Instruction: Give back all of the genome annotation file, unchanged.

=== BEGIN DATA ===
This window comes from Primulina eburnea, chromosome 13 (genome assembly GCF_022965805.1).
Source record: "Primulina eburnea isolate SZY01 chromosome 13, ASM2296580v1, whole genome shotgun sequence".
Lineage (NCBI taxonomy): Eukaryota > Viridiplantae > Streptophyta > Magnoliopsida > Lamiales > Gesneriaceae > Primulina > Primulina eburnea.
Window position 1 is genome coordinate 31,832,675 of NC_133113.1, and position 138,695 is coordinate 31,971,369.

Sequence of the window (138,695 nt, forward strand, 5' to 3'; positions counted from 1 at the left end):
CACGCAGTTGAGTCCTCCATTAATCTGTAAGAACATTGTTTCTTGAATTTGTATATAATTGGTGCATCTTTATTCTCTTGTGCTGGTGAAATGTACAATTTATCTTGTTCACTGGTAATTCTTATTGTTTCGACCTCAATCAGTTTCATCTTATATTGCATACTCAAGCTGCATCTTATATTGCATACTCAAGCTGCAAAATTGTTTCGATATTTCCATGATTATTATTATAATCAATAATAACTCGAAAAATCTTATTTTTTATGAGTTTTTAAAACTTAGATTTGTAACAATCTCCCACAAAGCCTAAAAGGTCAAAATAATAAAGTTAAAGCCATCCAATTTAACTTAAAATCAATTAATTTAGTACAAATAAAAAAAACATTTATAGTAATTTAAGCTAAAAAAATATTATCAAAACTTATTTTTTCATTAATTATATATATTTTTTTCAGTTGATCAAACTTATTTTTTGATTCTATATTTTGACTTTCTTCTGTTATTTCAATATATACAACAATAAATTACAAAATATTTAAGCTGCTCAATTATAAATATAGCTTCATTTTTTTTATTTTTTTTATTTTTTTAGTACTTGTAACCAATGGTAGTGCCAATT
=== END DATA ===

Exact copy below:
This window comes from Primulina eburnea, chromosome 13 (genome assembly GCF_022965805.1).
Source record: "Primulina eburnea isolate SZY01 chromosome 13, ASM2296580v1, whole genome shotgun sequence".
Lineage (NCBI taxonomy): Eukaryota > Viridiplantae > Streptophyta > Magnoliopsida > Lamiales > Gesneriaceae > Primulina > Primulina eburnea.
Window position 1 is genome coordinate 31,832,675 of NC_133113.1, and position 138,695 is coordinate 31,971,369.

Sequence of the window (138,695 nt, forward strand, 5' to 3'; positions counted from 1 at the left end):
CACGCAGTTGAGTCCTCCATTAATCTGTAAGAACATTGTTTCTTGAATTTGTATATAATTGGTGCATCTTTATTCTCTTGTGCTGGTGAAATGTACAATTTATCTTGTTCACTGGTAATTCTTATTGTTTCGACCTCAATCAGTTTCATCTTATATTGCATACTCAAGCTGCATCTTATATTGCATACTCAAGCTGCAAAATTGTTTCGATATTTCCATGATTATTATTATAATCAATAATAACTCGAAAAATCTTATTTTTTATGAGTTTTTAAAACTTAGATTTGTAACAATCTCCCACAAAGCCTAAAAGGTCAAAATAATAAAGTTAAAGCCATCCAATTTAACTTAAAATCAATTAATTTAGTACAAATAAAAAAAACATTTATAGTAATTTAAGCTAAAAAAATATTATCAAAACTTATTTTTTCATTAATTATATATATTTTTTTCAGTTGATCAAACTTATTTTTTGATTCTATATTTTGACTTTCTTCTGTTATTTCAATATATACAACAATAAATTACAAAATATTTAAGCTGCTCAATTATAAATATAGCTTCATTTTTTTTATTTTTTTTATTTTTTTAGTACTTGTAACCAATGGTAGTGCCAATT